Chris Martin shares the three steps you should follow to win your next tender.
Winning work is hard. The problem is that it’s always easier for someone not to give you some work than it is for them to employ you, and everyone wants an easy life. As budgets in every sector are reduced it’s becoming even harder to persuade them. But persuade them we must, otherwise how will we afford our majestic festival hats for this year’s Wordstock?
Receiving a ‘Request for Proposal’ can take us right back to the classroom, with a set of questions on our desk, a ticking clock overhead, and a pervading sense of dread born of the fact your future is at least partly tied up in how you reply to this pile of paper. You can practically taste the chewing gum and smell the excess hair product.
Regardless of whether it’s a formal public sector tender, or a quick ‘send me a proposal’ email from a prospective client, following these three steps will help you put together a proposal which will give you the best possible chance of being able to afford that harlequin jester’s hat this year…
1. Read, then read some more. First, and most obvious to 26ers, is making sure you REALLY read what they have asked you for. The language they use in the stuff they send you might betray what they were really thinking when they wrote it. Their choice of words could show you whether they think it’s a risky idea, and whether they want a ‘hands off’ contractor, or if they plan on sitting looking over your shoulder all day (everyone’s favourite kind of client).
But that’s not enough reading. There’s a whole world beyond this proposal in which your potential client is playing around. Take the time to read their recent press to understand what initiatives they have going on, and read whatever policies and reports you can get your hands on. Use this to build up a picture of a few ideas/needs that are important to that business. Let’s use some jargon and call them ‘win themes’. Decide which of these most closely relate to the work you’ll be doing with them, and work out what you can do which will help to support those ideas.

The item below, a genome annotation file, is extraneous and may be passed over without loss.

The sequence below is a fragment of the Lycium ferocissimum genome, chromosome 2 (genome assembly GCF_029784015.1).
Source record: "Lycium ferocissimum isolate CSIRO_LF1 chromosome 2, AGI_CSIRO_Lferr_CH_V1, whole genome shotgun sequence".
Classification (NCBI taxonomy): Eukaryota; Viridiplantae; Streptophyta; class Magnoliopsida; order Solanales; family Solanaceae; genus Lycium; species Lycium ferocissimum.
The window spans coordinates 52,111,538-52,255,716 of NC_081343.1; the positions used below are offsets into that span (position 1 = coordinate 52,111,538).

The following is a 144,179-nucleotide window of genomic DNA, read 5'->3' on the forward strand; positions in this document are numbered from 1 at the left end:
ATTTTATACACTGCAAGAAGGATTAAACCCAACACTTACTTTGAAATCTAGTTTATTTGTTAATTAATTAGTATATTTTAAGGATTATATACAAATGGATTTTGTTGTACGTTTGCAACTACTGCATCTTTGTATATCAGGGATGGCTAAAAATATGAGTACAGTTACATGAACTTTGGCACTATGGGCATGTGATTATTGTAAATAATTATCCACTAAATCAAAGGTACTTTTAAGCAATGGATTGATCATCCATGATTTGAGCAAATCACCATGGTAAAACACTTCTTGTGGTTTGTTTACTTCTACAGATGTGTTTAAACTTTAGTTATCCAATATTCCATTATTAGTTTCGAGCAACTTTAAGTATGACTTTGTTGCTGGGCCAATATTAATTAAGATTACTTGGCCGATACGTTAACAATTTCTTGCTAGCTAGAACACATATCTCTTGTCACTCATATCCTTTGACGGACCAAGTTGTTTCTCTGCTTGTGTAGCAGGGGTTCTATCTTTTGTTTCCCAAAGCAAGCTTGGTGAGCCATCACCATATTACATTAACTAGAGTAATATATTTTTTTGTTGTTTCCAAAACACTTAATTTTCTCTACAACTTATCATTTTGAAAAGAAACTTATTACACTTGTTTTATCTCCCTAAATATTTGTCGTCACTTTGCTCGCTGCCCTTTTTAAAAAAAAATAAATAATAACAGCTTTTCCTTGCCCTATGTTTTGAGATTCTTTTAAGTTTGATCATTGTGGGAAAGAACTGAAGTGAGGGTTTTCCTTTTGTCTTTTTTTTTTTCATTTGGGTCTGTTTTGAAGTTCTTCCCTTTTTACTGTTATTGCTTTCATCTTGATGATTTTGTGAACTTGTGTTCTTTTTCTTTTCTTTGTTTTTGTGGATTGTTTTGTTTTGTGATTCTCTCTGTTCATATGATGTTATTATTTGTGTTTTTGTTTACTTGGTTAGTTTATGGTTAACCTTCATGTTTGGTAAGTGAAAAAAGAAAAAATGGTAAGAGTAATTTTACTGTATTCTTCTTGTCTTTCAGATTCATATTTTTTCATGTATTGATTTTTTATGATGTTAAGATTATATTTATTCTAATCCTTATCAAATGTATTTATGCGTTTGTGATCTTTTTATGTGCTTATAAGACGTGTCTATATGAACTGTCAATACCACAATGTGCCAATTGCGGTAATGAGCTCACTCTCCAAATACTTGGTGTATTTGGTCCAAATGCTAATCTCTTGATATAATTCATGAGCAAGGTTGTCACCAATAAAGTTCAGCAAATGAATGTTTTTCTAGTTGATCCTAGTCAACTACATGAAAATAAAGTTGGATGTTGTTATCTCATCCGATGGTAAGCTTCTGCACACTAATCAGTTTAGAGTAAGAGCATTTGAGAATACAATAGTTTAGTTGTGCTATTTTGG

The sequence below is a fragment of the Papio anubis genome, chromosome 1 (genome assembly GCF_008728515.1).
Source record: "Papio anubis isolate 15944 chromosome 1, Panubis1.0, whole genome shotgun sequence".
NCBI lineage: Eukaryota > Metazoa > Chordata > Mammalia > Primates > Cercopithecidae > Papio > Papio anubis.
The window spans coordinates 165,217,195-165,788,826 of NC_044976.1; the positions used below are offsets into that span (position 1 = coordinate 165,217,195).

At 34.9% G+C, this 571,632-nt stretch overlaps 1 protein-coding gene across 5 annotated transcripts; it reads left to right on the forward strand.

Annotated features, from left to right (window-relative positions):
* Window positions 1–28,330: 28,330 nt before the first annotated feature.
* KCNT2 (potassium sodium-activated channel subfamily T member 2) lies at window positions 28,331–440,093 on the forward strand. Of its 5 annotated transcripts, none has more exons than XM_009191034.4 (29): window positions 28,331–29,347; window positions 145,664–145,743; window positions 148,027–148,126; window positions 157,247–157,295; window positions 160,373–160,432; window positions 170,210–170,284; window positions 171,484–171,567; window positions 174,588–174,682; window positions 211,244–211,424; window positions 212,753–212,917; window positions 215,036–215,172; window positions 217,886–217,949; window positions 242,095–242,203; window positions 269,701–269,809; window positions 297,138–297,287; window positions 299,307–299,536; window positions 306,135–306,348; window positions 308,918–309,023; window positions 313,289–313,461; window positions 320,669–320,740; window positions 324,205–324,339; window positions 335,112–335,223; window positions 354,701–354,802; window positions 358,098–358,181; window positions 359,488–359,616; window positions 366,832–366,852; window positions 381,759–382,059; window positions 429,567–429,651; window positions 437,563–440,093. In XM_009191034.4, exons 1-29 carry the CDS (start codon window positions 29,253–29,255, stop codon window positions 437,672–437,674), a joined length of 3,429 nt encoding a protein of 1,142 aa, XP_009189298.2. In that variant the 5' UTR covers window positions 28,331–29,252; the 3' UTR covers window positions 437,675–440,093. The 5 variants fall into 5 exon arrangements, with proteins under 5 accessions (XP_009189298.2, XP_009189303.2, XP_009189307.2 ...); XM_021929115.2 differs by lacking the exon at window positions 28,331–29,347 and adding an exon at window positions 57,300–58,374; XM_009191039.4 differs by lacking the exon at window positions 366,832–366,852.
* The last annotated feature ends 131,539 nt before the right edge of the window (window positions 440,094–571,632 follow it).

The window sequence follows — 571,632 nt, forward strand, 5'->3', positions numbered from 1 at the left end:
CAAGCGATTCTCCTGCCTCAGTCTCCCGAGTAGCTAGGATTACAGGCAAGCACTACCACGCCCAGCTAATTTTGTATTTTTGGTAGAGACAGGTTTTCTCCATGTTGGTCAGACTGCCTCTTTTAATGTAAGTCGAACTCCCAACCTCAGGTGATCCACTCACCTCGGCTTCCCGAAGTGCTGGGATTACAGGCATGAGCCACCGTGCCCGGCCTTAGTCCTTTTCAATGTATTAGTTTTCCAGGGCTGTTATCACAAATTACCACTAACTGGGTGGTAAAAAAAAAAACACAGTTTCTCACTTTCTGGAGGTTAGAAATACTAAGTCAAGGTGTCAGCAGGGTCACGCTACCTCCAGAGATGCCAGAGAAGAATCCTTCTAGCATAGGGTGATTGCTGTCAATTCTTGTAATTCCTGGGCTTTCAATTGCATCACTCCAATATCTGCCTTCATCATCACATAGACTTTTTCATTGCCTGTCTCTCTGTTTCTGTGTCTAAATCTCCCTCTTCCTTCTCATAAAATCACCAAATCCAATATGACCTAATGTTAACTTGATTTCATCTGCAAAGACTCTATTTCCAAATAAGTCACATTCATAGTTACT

2. Write about those ideas. You now know what your potential client wants to hear, and how they write, so you can begin writing your proposal (finally). Your understanding of those themes mean you’re not just going to tell them what you offer; you can tell them how your offering aligns to their broader business needs.
So write away, and make sure you weave those themes into your document. If they’ve sent you a formal RFP with a set of questions, then you need to work out which themes are relevant to each question. Then it’s just a case of working out how you can phrase your answers to target and emphasise that theme and your ability to satisfy it, with plenty of examples of doing that type of work before. If there’s no formal structure, build up your proposal around those ideas, and explain why you know they’re important to the client.
3. Ask a friend (or enemy*) for feedback. We all know that good editing is key to good writing, and proposals are no different. Once you’re finished, you need to give your document to someone else to mark. That’s right, it’s school time again, and your friend gets to play teacher.
Public sector bids usually tell you in the document how they’re going to score your answers. Open proposals don’t, but luckily you have a set of themes which you know that buyer wants to hear about. So give this to your impartial friend (ideally not someone from your own team, as they stand no chance of being objective), and have them score your work. They’ll be able to tell you whether you’ve explained yourself well enough for a potentially un-informed evaluator, and they will also see whether your evidence justifies what you say you’ll do.
And that’s it. You’ve written a proposal which is crafted to your client, you’ve had the chance to see how you would have scored, and hopefully you’ve improved it.
You’ve practically banked the cheque. Now to ebay to buy some very fetching headwear…
* You’ll probably get a more critical review from an enemy. However they might keep hold of it until after the deadline, or even worse hyperlink some of your content to dodgy websites. Best be careful.
Chris Martin is a Bid Manager at Tenders-UK, and spends his days listening to the clock tick and cursing the man who invented minutes.